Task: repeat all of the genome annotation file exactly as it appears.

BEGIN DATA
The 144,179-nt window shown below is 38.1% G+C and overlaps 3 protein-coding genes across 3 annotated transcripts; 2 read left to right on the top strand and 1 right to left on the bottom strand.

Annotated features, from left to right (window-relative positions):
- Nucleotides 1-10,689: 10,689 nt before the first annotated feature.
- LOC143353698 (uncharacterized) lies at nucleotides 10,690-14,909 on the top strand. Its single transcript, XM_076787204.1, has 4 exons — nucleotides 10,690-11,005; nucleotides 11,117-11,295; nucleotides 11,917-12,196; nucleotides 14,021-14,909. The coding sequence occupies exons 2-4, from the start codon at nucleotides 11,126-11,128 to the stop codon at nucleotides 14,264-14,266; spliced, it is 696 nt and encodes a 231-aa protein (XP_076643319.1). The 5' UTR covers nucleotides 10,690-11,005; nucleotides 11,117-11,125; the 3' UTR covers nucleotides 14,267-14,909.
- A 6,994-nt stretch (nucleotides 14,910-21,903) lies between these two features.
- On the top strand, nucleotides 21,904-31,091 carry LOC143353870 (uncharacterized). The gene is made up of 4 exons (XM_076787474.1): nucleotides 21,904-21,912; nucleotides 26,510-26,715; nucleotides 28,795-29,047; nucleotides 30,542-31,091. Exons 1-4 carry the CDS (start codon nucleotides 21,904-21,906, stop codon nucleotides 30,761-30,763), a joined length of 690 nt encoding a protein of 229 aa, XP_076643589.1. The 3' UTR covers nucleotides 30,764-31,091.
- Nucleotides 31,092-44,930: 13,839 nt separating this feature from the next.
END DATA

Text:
The 144,179-nt window shown below is 38.1% G+C and overlaps 3 protein-coding genes across 3 annotated transcripts; 2 read left to right on the top strand and 1 right to left on the bottom strand.

Annotated features, from left to right (window-relative positions):
- Nucleotides 1-10,689: 10,689 nt before the first annotated feature.
- LOC143353698 (uncharacterized) lies at nucleotides 10,690-14,909 on the top strand. Its single transcript, XM_076787204.1, has 4 exons — nucleotides 10,690-11,005; nucleotides 11,117-11,295; nucleotides 11,917-12,196; nucleotides 14,021-14,909. The coding sequence occupies exons 2-4, from the start codon at nucleotides 11,126-11,128 to the stop codon at nucleotides 14,264-14,266; spliced, it is 696 nt and encodes a 231-aa protein (XP_076643319.1). The 5' UTR covers nucleotides 10,690-11,005; nucleotides 11,117-11,125; the 3' UTR covers nucleotides 14,267-14,909.
- A 6,994-nt stretch (nucleotides 14,910-21,903) lies between these two features.
- On the top strand, nucleotides 21,904-31,091 carry LOC143353870 (uncharacterized). The gene is made up of 4 exons (XM_076787474.1): nucleotides 21,904-21,912; nucleotides 26,510-26,715; nucleotides 28,795-29,047; nucleotides 30,542-31,091. Exons 1-4 carry the CDS (start codon nucleotides 21,904-21,906, stop codon nucleotides 30,761-30,763), a joined length of 690 nt encoding a protein of 229 aa, XP_076643589.1. The 3' UTR covers nucleotides 30,764-31,091.
- Nucleotides 31,092-44,930: 13,839 nt separating this feature from the next.